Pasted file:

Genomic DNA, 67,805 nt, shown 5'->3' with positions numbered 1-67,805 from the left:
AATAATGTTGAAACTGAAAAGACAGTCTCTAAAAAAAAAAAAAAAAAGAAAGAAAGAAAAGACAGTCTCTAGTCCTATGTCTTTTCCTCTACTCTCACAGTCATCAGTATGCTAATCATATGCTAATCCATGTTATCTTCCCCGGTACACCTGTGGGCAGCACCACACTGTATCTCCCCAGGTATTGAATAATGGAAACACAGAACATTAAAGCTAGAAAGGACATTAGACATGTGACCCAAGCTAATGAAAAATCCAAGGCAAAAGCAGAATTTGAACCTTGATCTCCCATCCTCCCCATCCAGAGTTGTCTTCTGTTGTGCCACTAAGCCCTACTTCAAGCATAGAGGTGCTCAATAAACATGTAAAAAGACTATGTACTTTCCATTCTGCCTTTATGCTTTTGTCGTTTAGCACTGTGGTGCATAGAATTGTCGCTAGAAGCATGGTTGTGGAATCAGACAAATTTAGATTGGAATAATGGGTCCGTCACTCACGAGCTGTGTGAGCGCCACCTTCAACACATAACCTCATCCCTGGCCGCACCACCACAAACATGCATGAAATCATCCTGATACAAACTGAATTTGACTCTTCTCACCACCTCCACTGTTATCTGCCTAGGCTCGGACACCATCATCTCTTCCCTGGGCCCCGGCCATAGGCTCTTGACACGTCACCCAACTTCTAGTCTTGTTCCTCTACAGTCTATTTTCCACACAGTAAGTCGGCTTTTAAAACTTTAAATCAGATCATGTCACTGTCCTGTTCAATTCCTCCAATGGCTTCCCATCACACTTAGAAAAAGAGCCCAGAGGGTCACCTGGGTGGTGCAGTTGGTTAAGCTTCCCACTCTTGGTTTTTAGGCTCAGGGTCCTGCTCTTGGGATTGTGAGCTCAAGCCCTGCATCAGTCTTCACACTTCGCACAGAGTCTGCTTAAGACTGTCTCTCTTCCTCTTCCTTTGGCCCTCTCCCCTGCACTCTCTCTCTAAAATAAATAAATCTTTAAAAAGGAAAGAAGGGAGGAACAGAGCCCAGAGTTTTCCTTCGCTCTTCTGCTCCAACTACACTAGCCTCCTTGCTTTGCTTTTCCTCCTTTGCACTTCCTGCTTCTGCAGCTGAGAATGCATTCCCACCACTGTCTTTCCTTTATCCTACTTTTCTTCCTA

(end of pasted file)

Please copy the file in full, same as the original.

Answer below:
Genomic DNA, 67,805 nt, shown 5'->3' with positions numbered 1-67,805 from the left:
AATAATGTTGAAACTGAAAAGACAGTCTCTAAAAAAAAAAAAAAAAAGAAAGAAAGAAAAGACAGTCTCTAGTCCTATGTCTTTTCCTCTACTCTCACAGTCATCAGTATGCTAATCATATGCTAATCCATGTTATCTTCCCCGGTACACCTGTGGGCAGCACCACACTGTATCTCCCCAGGTATTGAATAATGGAAACACAGAACATTAAAGCTAGAAAGGACATTAGACATGTGACCCAAGCTAATGAAAAATCCAAGGCAAAAGCAGAATTTGAACCTTGATCTCCCATCCTCCCCATCCAGAGTTGTCTTCTGTTGTGCCACTAAGCCCTACTTCAAGCATAGAGGTGCTCAATAAACATGTAAAAAGACTATGTACTTTCCATTCTGCCTTTATGCTTTTGTCGTTTAGCACTGTGGTGCATAGAATTGTCGCTAGAAGCATGGTTGTGGAATCAGACAAATTTAGATTGGAATAATGGGTCCGTCACTCACGAGCTGTGTGAGCGCCACCTTCAACACATAACCTCATCCCTGGCCGCACCACCACAAACATGCATGAAATCATCCTGATACAAACTGAATTTGACTCTTCTCACCACCTCCACTGTTATCTGCCTAGGCTCGGACACCATCATCTCTTCCCTGGGCCCCGGCCATAGGCTCTTGACACGTCACCCAACTTCTAGTCTTGTTCCTCTACAGTCTATTTTCCACACAGTAAGTCGGCTTTTAAAACTTTAAATCAGATCATGTCACTGTCCTGTTCAATTCCTCCAATGGCTTCCCATCACACTTAGAAAAAGAGCCCAGAGGGTCACCTGGGTGGTGCAGTTGGTTAAGCTTCCCACTCTTGGTTTTTAGGCTCAGGGTCCTGCTCTTGGGATTGTGAGCTCAAGCCCTGCATCAGTCTTCACACTTCGCACAGAGTCTGCTTAAGACTGTCTCTCTTCCTCTTCCTTTGGCCCTCTCCCCTGCACTCTCTCTCTAAAATAAATAAATCTTTAAAAAGGAAAGAAGGGAGGAACAGAGCCCAGAGTTTTCCTTCGCTCTTCTGCTCCAACTACACTAGCCTCCTTGCTTTGCTTTTCCTCCTTTGCACTTCCTGCTTCTGCAGCTGAGAATGCATTCCCACCACTGTCTTTCCTTTATCCTACTTTTCTTCCTA